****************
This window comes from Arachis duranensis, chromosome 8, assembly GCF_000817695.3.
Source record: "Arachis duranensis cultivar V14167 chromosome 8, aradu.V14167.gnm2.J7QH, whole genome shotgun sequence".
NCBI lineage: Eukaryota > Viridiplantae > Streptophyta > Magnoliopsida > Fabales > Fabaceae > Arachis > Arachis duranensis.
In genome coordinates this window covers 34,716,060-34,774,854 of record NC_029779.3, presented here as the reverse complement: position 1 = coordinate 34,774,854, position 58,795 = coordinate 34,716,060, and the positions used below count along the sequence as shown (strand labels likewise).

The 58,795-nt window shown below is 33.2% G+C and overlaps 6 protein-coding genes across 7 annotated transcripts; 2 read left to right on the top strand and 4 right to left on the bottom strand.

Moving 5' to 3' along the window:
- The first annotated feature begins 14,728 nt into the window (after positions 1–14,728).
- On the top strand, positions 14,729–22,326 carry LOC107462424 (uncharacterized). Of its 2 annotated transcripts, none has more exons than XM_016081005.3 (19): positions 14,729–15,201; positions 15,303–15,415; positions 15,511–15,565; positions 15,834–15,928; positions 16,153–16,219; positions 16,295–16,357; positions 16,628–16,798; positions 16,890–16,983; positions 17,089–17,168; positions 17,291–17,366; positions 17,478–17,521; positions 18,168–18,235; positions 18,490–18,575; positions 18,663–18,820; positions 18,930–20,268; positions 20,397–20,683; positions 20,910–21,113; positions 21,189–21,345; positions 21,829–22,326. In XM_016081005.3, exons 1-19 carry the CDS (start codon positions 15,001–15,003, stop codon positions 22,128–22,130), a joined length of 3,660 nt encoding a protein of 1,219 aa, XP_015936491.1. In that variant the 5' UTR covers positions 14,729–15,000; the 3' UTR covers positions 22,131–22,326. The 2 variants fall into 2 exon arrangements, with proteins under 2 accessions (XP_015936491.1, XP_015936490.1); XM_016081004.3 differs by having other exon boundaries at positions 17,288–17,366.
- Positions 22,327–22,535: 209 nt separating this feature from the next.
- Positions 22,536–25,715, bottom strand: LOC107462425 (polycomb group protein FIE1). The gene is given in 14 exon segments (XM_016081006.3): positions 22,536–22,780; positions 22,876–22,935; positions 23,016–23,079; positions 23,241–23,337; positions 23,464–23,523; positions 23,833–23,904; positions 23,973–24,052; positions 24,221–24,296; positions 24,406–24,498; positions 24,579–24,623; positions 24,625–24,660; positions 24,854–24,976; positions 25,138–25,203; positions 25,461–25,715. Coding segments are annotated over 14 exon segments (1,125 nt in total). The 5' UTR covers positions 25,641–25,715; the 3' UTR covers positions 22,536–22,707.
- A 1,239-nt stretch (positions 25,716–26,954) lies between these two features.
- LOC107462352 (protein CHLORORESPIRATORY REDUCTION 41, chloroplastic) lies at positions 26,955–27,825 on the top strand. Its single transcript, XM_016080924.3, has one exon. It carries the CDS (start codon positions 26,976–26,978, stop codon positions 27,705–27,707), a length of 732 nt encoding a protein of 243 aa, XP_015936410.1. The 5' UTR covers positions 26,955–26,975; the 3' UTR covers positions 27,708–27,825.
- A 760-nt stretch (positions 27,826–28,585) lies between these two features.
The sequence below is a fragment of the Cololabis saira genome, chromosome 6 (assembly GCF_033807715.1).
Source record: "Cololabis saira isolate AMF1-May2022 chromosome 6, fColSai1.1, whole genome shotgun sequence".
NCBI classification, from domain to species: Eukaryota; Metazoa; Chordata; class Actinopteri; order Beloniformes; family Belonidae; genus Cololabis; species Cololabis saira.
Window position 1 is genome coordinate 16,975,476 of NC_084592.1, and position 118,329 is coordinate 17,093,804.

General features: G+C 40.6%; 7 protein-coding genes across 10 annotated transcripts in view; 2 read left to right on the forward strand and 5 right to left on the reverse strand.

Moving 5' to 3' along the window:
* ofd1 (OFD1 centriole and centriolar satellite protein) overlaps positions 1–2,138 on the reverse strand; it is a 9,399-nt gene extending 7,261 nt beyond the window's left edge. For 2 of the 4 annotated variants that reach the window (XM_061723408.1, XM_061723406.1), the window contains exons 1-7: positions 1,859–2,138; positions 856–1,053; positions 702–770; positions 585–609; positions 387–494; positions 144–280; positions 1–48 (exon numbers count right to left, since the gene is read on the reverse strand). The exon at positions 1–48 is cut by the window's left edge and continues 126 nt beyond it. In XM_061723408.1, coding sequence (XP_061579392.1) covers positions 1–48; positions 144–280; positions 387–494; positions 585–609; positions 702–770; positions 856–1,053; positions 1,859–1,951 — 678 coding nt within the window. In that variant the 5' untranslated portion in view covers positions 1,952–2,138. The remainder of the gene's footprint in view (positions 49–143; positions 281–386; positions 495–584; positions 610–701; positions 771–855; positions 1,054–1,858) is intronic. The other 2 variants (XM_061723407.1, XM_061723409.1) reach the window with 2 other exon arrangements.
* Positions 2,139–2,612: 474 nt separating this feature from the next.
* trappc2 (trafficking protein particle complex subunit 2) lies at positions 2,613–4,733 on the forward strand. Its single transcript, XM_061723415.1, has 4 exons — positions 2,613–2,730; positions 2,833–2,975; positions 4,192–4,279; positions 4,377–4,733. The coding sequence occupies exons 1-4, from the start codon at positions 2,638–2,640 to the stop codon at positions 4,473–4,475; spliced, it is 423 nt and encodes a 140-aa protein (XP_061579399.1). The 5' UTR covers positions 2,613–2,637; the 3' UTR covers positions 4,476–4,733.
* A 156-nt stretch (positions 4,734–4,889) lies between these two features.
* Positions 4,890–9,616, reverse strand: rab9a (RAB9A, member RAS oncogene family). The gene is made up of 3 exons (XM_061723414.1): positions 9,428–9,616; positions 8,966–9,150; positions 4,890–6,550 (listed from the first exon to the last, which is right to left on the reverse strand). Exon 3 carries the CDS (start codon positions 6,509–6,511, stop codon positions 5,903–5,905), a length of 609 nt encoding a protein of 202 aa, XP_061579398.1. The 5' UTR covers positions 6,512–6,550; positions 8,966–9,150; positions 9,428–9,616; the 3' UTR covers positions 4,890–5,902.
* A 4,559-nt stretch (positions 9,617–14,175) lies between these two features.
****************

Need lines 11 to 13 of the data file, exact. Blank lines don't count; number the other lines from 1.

- A 1,239-nt stretch (positions 25,716–26,954) lies between these two features.
- LOC107462352 (protein CHLORORESPIRATORY REDUCTION 41, chloroplastic) lies at positions 26,955–27,825 on the top strand. Its single transcript, XM_016080924.3, has one exon. It carries the CDS (start codon positions 26,976–26,978, stop codon positions 27,705–27,707), a length of 732 nt encoding a protein of 243 aa, XP_015936410.1. The 5' UTR covers positions 26,955–26,975; the 3' UTR covers positions 27,708–27,825.
- A 760-nt stretch (positions 27,826–28,585) lies between these two features.